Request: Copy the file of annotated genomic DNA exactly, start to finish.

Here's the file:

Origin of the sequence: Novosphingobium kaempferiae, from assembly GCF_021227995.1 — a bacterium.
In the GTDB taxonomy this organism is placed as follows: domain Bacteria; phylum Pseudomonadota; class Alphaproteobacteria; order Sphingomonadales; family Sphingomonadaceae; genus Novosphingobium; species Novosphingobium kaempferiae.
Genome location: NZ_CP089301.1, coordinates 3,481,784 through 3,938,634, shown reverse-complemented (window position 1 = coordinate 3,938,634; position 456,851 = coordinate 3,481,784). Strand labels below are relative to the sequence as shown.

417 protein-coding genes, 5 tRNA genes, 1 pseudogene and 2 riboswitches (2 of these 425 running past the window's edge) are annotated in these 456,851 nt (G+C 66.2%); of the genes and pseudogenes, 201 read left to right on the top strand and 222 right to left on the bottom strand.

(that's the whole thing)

Origin of the sequence: Novosphingobium kaempferiae, from assembly GCF_021227995.1 — a bacterium.
In the GTDB taxonomy this organism is placed as follows: domain Bacteria; phylum Pseudomonadota; class Alphaproteobacteria; order Sphingomonadales; family Sphingomonadaceae; genus Novosphingobium; species Novosphingobium kaempferiae.
Genome location: NZ_CP089301.1, coordinates 3,481,784 through 3,938,634, shown reverse-complemented (window position 1 = coordinate 3,938,634; position 456,851 = coordinate 3,481,784). Strand labels below are relative to the sequence as shown.

417 protein-coding genes, 5 tRNA genes, 1 pseudogene and 2 riboswitches (2 of these 425 running past the window's edge) are annotated in these 456,851 nt (G+C 66.2%); of the genes and pseudogenes, 201 read left to right on the top strand and 222 right to left on the bottom strand.